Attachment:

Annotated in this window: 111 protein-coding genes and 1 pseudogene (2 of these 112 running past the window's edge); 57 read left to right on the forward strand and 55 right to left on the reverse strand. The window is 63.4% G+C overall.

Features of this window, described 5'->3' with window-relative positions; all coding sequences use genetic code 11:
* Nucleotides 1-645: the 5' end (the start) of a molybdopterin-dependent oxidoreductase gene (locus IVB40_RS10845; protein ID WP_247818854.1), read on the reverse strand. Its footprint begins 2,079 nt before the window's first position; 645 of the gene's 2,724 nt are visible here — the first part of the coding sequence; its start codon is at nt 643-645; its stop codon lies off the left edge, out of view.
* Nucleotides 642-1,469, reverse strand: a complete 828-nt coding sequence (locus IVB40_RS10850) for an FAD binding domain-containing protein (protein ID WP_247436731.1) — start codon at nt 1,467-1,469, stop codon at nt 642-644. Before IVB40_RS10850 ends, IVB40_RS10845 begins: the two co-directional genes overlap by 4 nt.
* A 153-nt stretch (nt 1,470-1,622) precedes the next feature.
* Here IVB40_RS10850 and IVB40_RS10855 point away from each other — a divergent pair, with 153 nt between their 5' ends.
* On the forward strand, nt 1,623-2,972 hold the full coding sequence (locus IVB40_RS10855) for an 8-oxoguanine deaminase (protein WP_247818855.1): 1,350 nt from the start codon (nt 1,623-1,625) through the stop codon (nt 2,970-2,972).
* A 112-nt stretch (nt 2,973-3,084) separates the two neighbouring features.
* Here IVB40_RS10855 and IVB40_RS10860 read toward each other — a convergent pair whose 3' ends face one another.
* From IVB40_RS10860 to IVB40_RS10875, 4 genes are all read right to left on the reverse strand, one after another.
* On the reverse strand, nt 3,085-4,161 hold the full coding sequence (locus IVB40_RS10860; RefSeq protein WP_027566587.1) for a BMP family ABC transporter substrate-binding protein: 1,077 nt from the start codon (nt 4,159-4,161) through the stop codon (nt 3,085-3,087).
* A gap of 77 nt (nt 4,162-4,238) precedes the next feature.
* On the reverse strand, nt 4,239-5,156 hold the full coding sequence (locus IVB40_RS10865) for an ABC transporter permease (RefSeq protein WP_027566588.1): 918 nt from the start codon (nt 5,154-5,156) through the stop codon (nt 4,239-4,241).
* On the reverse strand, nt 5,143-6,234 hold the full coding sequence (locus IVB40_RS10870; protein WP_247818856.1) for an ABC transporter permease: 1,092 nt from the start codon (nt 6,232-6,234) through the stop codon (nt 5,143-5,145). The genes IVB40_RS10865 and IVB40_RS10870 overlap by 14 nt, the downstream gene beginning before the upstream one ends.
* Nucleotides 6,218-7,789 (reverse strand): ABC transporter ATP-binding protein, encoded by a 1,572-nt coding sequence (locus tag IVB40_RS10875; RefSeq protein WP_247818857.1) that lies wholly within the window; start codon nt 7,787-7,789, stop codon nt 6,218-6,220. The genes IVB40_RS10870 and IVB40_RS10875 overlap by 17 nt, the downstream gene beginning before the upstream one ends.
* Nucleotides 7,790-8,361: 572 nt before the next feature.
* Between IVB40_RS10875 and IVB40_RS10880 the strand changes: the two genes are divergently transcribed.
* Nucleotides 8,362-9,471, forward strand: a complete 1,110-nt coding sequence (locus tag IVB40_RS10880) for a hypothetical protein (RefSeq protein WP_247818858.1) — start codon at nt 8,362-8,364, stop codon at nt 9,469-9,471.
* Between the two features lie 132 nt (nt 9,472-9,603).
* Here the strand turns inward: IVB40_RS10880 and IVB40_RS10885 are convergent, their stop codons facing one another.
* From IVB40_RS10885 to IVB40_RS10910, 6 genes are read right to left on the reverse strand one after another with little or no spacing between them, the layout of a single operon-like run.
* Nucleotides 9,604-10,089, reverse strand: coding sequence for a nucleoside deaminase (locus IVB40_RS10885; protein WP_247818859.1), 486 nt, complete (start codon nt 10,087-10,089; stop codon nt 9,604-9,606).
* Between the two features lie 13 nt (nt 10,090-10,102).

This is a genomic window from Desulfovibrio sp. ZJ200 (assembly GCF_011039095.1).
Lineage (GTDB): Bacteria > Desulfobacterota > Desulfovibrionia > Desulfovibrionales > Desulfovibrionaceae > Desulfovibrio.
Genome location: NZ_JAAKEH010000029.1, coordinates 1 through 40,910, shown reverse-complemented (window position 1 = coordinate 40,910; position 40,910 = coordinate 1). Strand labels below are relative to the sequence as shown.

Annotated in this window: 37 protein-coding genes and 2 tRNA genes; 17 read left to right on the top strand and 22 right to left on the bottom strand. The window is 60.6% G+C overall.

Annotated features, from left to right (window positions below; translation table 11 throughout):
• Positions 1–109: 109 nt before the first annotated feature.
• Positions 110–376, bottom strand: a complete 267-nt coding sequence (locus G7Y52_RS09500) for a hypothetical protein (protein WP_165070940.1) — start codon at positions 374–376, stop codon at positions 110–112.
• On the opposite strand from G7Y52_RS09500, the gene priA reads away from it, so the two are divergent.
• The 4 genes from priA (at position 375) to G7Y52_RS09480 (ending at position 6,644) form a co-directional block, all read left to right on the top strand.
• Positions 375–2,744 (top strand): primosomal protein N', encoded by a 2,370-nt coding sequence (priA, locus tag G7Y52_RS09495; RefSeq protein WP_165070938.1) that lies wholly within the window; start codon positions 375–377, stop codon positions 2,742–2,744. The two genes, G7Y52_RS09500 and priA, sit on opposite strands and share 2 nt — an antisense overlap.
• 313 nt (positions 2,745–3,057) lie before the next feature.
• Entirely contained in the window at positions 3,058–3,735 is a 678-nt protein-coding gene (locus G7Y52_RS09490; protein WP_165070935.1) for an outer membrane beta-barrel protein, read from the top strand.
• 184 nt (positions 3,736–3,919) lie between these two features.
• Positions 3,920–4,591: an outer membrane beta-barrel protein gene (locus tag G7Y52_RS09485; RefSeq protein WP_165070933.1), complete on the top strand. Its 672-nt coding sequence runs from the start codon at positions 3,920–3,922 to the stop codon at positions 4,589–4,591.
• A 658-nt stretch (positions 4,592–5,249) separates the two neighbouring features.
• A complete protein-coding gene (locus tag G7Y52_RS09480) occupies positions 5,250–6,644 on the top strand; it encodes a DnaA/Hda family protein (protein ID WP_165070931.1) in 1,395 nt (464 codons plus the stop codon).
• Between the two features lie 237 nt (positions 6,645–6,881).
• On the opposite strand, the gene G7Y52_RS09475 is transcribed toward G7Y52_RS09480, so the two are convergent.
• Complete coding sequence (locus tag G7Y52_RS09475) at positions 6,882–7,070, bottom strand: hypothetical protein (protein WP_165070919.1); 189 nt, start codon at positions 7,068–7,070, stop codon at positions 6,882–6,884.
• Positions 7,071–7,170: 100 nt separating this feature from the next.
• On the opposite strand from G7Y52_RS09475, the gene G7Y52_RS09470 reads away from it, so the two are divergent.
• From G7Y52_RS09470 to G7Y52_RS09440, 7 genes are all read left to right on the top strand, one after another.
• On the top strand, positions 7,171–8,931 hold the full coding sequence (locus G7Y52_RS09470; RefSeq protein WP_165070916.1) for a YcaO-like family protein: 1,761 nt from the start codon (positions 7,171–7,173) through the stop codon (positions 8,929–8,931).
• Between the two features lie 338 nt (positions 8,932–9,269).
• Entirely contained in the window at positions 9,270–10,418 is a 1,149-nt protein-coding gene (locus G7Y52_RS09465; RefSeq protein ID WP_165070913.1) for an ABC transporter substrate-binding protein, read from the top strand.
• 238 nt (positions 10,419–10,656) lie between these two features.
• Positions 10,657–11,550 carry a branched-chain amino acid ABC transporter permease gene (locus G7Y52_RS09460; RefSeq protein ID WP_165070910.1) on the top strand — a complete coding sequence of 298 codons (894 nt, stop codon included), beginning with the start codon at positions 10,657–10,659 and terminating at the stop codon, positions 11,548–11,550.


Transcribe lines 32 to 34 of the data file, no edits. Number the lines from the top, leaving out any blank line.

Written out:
• The 4 genes from priA (at position 375) to G7Y52_RS09480 (ending at position 6,644) form a co-directional block, all read left to right on the top strand.
• Positions 375–2,744 (top strand): primosomal protein N', encoded by a 2,370-nt coding sequence (priA, locus tag G7Y52_RS09495; RefSeq protein WP_165070938.1) that lies wholly within the window; start codon positions 375–377, stop codon positions 2,742–2,744. The two genes, G7Y52_RS09500 and priA, sit on opposite strands and share 2 nt — an antisense overlap.
• 313 nt (positions 2,745–3,057) lie before the next feature.